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Voluntary water restrictions will likely remain in place over summer after fire burned across 5000ha of land at Te Papanui conservation park on Old Dunstan Rd.
The DCC, who stopped taking water from the Deep Creek catchment on Saturday, said yesterday it was pretty sure the catchment was not affected, but would formally confirm today.
DCC Group Manager 3 Waters Tom Dyer said aerial photos provided the confirmation early today and so they started taking water again from Deep Creek this morning.
“Deep Creek is one of our key water catchments so it’s great to know it can continue to supply safe drinking water to Dunedin residents.”
Deep Stream, which usually provides 80% of the city’s water, remains out of action after the fire burnt through 75% of that catchment.
Despite earlier estimations having the burn area at 4664ha, this afternoon Fenz said it had remapped the burn area and have estimated it to be about 5000ha.
Ninety firefighters will be back at the scene today along with infrared cameras to tackle hot spots, as an investigation into its cause begins.
Fire and Emergency New Zealand put out an update on the situation today, saying the fire was contained and a thermal imaging camera would be used over the fire grounds to continue its search for hotspots.
Ground crews would be used to put those hotspots out and four helicopters were on hand to assist.
At a media briefing in Dunedin yesterday, Mayor Aaron Hawkins said the fire had eliminated the use of the main water catchment for Dunedin, the Deep Stream Reservoir.
Water from the catchment was contaminated by ash and a small amount of run-off containing fire suppressant chemicals.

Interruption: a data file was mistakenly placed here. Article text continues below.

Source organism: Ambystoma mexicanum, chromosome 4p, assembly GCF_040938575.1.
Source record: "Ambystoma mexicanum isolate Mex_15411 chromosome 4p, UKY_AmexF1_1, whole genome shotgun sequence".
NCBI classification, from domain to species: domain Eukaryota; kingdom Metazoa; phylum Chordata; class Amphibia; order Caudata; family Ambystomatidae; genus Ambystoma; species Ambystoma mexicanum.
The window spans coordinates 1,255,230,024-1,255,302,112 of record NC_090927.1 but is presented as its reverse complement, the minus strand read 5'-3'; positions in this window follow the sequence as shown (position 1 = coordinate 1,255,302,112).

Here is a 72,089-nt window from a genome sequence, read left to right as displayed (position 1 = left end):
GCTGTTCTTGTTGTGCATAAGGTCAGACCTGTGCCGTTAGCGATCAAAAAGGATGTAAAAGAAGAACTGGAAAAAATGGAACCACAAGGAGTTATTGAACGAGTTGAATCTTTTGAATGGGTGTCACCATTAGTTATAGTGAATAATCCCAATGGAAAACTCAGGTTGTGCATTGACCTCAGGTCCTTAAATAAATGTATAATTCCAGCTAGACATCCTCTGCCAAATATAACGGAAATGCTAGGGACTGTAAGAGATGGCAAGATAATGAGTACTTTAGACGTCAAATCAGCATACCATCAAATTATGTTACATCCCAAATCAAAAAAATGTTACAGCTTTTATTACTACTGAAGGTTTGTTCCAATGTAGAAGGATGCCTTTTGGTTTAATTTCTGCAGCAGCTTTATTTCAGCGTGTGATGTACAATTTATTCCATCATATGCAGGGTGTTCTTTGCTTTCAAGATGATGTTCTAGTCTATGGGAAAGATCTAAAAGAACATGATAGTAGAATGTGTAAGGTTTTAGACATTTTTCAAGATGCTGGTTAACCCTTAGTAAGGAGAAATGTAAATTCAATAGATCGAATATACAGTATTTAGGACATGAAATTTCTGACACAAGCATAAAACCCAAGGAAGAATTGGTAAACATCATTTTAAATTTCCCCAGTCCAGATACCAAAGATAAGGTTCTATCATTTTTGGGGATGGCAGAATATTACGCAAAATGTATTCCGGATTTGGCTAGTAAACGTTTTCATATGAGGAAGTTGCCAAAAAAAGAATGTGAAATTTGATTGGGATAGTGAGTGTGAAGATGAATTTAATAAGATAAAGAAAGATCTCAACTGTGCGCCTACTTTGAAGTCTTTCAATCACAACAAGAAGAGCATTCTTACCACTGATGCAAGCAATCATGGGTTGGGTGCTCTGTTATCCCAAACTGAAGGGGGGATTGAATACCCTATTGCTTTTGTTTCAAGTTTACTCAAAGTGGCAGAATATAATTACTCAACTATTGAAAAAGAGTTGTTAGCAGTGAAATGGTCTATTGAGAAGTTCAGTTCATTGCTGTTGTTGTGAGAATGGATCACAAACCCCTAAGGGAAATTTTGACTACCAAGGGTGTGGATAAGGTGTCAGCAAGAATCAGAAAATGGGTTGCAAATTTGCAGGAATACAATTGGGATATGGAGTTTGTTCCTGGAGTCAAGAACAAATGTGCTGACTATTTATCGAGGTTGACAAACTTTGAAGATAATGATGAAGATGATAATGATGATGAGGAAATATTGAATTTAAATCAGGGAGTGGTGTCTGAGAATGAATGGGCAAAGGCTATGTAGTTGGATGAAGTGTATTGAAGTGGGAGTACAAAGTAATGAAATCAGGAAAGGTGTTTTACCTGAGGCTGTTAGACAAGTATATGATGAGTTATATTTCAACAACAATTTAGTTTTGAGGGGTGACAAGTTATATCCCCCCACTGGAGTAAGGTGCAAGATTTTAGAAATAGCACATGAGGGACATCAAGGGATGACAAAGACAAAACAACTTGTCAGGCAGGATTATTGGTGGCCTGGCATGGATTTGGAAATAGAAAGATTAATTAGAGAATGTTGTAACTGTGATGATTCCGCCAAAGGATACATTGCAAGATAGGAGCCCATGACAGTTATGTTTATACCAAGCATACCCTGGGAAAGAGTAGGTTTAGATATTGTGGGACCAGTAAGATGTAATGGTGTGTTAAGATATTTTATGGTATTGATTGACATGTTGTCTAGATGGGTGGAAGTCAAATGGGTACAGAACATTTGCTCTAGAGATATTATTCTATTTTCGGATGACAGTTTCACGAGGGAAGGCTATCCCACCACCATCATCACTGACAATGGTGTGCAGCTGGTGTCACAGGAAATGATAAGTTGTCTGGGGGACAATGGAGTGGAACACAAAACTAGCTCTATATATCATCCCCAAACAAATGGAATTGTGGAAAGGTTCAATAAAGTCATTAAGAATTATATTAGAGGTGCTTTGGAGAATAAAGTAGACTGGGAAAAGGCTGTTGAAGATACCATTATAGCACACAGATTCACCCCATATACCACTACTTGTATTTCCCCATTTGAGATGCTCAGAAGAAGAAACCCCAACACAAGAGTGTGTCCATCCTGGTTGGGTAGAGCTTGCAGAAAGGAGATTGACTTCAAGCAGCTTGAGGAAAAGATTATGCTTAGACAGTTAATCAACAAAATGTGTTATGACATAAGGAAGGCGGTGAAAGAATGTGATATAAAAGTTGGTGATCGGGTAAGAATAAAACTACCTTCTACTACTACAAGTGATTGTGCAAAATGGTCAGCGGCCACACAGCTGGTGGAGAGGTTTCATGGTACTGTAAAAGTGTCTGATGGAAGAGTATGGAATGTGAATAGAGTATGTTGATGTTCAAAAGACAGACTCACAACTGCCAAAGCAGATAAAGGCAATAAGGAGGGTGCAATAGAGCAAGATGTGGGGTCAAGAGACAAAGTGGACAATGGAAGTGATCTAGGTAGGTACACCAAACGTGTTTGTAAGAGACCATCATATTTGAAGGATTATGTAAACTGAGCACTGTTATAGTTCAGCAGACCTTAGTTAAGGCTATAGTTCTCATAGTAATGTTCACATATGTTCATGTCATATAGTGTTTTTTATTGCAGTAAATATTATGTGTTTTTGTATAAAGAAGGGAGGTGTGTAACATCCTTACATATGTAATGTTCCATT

Both the Deep Stream Reservoir and Deep Creek Reservoir were of strategic importance for the Dunedin City Council, he said, as they were the only reservoirs that could supply water to all suburbs in Dunedin.
Dunedin residents were asked to voluntarily conserve water while the severity of the impact to the Deep Stream Reservoir was assessed in the coming weeks by council staff.
The voluntary water restrictions would most likely remain in place over the summer and more formal restrictions could be considered based on the weather over the coming months.
Mr Hawkins said the fire was a significant event, but would have been more severe without the efforts of firefighters.
Dunedin City Council 3 Waters group manager Tom Dyer said the Deep Creek Reservoir would become Dunedin's primary water source as a result of the fire.
Deep Stream would be out of action for anywhere from three months to a year, he said.
Dunedin's average water use was about 44,000 cubic metres a day, he said.
This would continue to be met from a range of treated water sources.
At the briefing yesterday afternoon, Otago district principal rural firefighter Graeme Still said the fire had been contained, but hot spots existed.
At its peak on Saturday, 11 helicopters with monsoon buckets worked to extinguish the blaze working in the skies above four ground crews.
Fifteen millimetres of rain on Saturday night helped firefighting efforts.
It marked the third major vegetation fire in Otago in the past week.
A fire at Cornish Point, near Cromwell, last Monday covered 8ha.
The cause was still under investigation.
A fire at Bucklands Crossing near Waikouaiti, which covered 16ha of land and was believed to have been caused by a vegetation burn-off reigniting, was extinguished yesterday.
A fire investigator would begin work today to establish the cause of the Middlemarch fire.
Fire crews were able to respond quickly because they had previously planned for a potential fire in the area, he said.
About 1100ha of the fire was on Department of Conservation land.
Winds of up to 100kmh, warm temperatures and no vehicle access to the area meant serious challenges for firefighters.
At its peak the fire was spreading across more than 1.5km of land per hour.
A normal rate would be about 300m an hour, Mr Still said.